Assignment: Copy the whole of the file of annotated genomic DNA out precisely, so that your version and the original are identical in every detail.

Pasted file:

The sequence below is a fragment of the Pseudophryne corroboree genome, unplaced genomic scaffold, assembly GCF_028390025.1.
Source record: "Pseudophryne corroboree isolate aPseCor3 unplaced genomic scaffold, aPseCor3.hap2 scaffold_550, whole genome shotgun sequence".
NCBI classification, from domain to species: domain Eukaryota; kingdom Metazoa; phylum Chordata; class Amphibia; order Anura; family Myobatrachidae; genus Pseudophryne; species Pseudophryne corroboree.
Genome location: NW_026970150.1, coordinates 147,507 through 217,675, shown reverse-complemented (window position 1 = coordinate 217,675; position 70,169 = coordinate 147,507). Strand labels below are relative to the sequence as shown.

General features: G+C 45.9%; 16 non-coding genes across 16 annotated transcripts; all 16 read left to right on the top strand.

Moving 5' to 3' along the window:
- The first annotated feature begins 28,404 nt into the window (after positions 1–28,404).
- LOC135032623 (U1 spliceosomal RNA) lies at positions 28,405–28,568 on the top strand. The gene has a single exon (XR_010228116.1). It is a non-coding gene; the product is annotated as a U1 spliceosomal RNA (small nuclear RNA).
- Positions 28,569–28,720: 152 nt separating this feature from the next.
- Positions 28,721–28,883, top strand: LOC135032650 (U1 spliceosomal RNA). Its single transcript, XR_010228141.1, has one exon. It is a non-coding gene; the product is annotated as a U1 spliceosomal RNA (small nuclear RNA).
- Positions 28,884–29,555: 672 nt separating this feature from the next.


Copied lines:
The sequence below is a fragment of the Pseudophryne corroboree genome, unplaced genomic scaffold, assembly GCF_028390025.1.
Source record: "Pseudophryne corroboree isolate aPseCor3 unplaced genomic scaffold, aPseCor3.hap2 scaffold_550, whole genome shotgun sequence".
NCBI classification, from domain to species: domain Eukaryota; kingdom Metazoa; phylum Chordata; class Amphibia; order Anura; family Myobatrachidae; genus Pseudophryne; species Pseudophryne corroboree.
Genome location: NW_026970150.1, coordinates 147,507 through 217,675, shown reverse-complemented (window position 1 = coordinate 217,675; position 70,169 = coordinate 147,507). Strand labels below are relative to the sequence as shown.

General features: G+C 45.9%; 16 non-coding genes across 16 annotated transcripts; all 16 read left to right on the top strand.

Moving 5' to 3' along the window:
- The first annotated feature begins 28,404 nt into the window (after positions 1–28,404).
- LOC135032623 (U1 spliceosomal RNA) lies at positions 28,405–28,568 on the top strand. The gene has a single exon (XR_010228116.1). It is a non-coding gene; the product is annotated as a U1 spliceosomal RNA (small nuclear RNA).
- Positions 28,569–28,720: 152 nt separating this feature from the next.
- Positions 28,721–28,883, top strand: LOC135032650 (U1 spliceosomal RNA). Its single transcript, XR_010228141.1, has one exon. It is a non-coding gene; the product is annotated as a U1 spliceosomal RNA (small nuclear RNA).
- Positions 28,884–29,555: 672 nt separating this feature from the next.